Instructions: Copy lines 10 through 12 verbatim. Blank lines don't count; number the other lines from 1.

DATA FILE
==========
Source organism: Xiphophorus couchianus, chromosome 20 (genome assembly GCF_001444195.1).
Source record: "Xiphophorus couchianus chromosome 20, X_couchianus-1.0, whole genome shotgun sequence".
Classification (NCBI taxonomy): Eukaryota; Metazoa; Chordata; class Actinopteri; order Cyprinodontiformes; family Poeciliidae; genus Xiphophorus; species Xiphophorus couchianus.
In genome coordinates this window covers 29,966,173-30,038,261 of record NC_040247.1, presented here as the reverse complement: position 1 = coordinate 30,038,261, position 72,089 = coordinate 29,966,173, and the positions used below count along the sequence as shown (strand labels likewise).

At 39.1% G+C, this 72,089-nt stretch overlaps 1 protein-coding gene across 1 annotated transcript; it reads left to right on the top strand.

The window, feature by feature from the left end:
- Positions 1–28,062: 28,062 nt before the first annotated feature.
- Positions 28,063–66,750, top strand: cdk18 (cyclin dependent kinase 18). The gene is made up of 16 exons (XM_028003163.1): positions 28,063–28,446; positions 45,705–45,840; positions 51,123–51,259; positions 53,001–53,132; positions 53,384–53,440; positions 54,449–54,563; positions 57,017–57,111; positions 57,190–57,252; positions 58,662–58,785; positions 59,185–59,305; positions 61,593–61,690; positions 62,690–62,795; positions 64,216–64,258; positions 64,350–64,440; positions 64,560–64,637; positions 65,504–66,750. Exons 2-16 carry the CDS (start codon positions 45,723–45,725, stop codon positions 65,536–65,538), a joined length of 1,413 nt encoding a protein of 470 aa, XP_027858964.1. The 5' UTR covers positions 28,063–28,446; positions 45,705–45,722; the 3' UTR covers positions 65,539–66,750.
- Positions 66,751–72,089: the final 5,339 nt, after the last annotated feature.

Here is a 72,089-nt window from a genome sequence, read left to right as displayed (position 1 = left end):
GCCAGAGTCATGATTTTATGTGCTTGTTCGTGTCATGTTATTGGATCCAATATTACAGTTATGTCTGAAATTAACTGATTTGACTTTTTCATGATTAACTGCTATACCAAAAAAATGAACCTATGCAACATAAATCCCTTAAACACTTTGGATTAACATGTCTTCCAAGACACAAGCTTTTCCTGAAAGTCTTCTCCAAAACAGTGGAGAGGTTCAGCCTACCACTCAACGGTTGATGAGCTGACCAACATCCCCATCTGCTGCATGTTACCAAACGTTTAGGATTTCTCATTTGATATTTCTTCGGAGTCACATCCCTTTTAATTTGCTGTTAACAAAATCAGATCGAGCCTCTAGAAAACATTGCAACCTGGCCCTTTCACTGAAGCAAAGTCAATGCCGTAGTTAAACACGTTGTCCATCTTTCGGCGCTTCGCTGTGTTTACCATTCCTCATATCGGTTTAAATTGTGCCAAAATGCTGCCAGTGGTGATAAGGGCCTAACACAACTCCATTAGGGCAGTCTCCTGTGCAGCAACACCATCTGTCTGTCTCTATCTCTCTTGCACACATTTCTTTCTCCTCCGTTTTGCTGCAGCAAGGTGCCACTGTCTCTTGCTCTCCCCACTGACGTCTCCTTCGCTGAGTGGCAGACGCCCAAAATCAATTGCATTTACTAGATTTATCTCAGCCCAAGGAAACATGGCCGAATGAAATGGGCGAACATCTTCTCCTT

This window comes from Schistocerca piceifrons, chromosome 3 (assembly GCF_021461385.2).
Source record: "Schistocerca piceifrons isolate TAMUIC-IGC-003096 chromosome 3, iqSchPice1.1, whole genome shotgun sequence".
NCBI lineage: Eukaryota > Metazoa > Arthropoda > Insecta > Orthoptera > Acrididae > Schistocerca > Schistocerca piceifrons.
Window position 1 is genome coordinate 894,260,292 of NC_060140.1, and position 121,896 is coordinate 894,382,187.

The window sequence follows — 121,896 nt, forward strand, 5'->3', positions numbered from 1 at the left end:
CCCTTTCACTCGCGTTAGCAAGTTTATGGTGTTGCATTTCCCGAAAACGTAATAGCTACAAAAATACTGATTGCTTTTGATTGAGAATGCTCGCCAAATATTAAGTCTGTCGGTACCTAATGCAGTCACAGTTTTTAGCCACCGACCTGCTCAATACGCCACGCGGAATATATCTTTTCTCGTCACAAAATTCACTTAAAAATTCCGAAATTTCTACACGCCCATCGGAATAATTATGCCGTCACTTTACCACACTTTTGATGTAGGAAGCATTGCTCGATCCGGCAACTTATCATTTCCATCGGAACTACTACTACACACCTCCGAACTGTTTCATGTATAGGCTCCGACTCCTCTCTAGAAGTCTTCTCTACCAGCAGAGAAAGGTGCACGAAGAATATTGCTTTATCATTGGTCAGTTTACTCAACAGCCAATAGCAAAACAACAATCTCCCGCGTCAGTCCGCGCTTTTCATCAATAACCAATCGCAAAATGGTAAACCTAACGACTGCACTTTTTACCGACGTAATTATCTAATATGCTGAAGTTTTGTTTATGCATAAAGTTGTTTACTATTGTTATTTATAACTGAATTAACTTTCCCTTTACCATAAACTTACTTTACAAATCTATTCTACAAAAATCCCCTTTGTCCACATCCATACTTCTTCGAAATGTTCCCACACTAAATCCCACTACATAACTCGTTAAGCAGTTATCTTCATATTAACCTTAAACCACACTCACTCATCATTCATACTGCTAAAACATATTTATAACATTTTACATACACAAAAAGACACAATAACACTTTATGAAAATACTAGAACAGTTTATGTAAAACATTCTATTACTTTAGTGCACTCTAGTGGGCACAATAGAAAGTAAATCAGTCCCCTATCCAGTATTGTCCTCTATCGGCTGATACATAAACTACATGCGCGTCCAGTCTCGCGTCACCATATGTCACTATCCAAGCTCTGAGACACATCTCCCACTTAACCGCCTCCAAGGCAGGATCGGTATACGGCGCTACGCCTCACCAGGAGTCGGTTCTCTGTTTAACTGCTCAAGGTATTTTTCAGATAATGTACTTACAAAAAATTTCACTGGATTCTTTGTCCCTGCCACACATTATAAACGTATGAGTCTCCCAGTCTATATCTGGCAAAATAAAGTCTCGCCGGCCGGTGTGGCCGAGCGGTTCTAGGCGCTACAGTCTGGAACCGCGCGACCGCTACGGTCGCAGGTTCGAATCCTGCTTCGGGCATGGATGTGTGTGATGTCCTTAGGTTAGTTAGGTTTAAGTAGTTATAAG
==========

Here is a 72,089-nt window from a genome sequence, read left to right as displayed (position 1 = left end):
GCCAGAGTCATGATTTTATGTGCTTGTTCGTGTCATGTTATTGGATCCAATATTACAGTTATGTCTGAAATTAACTGATTTGACTTTTTCATGATTAACTGCTATACCAAAAAAATGAACCTATGCAACATAAATCCCTTAAACACTTTGGATTAACATGTCTTCCAAGACACAAGCTTTTCCTGAAAGTCTTCTCCAAAACAGTGGAGAGGTTCAGCCTACCACTCAACGGTTGATGAGCTGACCAACATCCCCATCTGCTGCATGTTACCAAACGTTTAGGATTTCTCATTTGATATTTCTTCGGAGTCACATCCCTTTTAATTTGCTGTTAACAAAATCAGATCGAGCCTCTAGAAAACATTGCAACCTGGCCCTTTCACTGAAGCAAAGTCAATGCCGTAGTTAAACACGTTGTCCATCTTTCGGCGCTTCGCTGTGTTTACCATTCCTCATATCGGTTTAAATTGTGCCAAAATGCTGCCAGTGGTGATAAGGGCCTAACACAACTCCATTAGGGCAGTCTCCTGTGCAGCAACACCATCTGTCTGTCTCTATCTCTCTTGCACACATTTCTTTCTCCTCCGTTTTGCTGCAGCAAGGTGCCACTGTCTCTTGCTCTCCCCACTGACGTCTCCTTCGCTGAGTGGCAGACGCCCAAAATCAATTGCATTTACTAGATTTATCTCAGCCCAAGGAAACATGGCCGAATGAAATGGGCGAACATCTTCTCCTT

This window comes from Schistocerca piceifrons, chromosome 3 (assembly GCF_021461385.2).